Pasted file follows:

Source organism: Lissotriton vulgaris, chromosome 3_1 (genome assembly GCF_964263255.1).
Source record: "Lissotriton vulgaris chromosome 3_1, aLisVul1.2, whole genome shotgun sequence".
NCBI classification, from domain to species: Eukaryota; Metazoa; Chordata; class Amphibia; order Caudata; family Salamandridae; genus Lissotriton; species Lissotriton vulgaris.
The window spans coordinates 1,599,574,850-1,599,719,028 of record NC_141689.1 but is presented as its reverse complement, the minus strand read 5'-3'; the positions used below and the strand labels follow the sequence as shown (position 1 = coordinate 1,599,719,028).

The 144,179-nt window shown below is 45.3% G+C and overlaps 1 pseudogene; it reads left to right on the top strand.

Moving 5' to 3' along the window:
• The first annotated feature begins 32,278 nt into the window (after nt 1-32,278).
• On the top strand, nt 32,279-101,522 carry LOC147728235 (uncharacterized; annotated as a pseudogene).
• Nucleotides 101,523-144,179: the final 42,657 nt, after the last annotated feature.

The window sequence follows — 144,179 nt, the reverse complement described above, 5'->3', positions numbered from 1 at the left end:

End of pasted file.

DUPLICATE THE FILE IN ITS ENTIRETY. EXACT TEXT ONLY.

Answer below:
Source organism: Lissotriton vulgaris, chromosome 3_1 (genome assembly GCF_964263255.1).
Source record: "Lissotriton vulgaris chromosome 3_1, aLisVul1.2, whole genome shotgun sequence".
NCBI classification, from domain to species: Eukaryota; Metazoa; Chordata; class Amphibia; order Caudata; family Salamandridae; genus Lissotriton; species Lissotriton vulgaris.
The window spans coordinates 1,599,574,850-1,599,719,028 of record NC_141689.1 but is presented as its reverse complement, the minus strand read 5'-3'; the positions used below and the strand labels follow the sequence as shown (position 1 = coordinate 1,599,719,028).

The 144,179-nt window shown below is 45.3% G+C and overlaps 1 pseudogene; it reads left to right on the top strand.

Moving 5' to 3' along the window:
• The first annotated feature begins 32,278 nt into the window (after nt 1-32,278).
• On the top strand, nt 32,279-101,522 carry LOC147728235 (uncharacterized; annotated as a pseudogene).
• Nucleotides 101,523-144,179: the final 42,657 nt, after the last annotated feature.

The window sequence follows — 144,179 nt, the reverse complement described above, 5'->3', positions numbered from 1 at the left end: